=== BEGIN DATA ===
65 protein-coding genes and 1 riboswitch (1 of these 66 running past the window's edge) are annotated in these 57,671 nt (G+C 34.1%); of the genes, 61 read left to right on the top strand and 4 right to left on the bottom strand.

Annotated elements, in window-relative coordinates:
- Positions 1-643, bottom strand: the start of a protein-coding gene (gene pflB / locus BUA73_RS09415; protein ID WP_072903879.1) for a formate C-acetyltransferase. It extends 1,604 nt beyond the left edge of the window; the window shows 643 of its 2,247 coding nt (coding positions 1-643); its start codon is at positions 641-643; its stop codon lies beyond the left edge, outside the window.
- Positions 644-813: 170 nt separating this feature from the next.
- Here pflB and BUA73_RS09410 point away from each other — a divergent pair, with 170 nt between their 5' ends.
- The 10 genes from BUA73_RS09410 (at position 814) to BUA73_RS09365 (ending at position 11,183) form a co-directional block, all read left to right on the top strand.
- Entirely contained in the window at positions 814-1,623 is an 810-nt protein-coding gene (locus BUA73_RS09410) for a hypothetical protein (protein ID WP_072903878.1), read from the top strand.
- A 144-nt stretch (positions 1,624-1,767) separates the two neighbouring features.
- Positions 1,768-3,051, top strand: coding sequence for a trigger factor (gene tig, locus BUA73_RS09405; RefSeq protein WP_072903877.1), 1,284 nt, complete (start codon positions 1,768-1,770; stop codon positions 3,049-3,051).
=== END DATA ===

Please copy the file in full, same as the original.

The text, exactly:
65 protein-coding genes and 1 riboswitch (1 of these 66 running past the window's edge) are annotated in these 57,671 nt (G+C 34.1%); of the genes, 61 read left to right on the top strand and 4 right to left on the bottom strand.

Annotated elements, in window-relative coordinates:
- Positions 1-643, bottom strand: the start of a protein-coding gene (gene pflB / locus BUA73_RS09415; protein ID WP_072903879.1) for a formate C-acetyltransferase. It extends 1,604 nt beyond the left edge of the window; the window shows 643 of its 2,247 coding nt (coding positions 1-643); its start codon is at positions 641-643; its stop codon lies beyond the left edge, outside the window.
- Positions 644-813: 170 nt separating this feature from the next.
- Here pflB and BUA73_RS09410 point away from each other — a divergent pair, with 170 nt between their 5' ends.
- The 10 genes from BUA73_RS09410 (at position 814) to BUA73_RS09365 (ending at position 11,183) form a co-directional block, all read left to right on the top strand.
- Entirely contained in the window at positions 814-1,623 is an 810-nt protein-coding gene (locus BUA73_RS09410) for a hypothetical protein (protein ID WP_072903878.1), read from the top strand.
- A 144-nt stretch (positions 1,624-1,767) separates the two neighbouring features.
- Positions 1,768-3,051, top strand: coding sequence for a trigger factor (gene tig, locus BUA73_RS09405; RefSeq protein WP_072903877.1), 1,284 nt, complete (start codon positions 1,768-1,770; stop codon positions 3,049-3,051).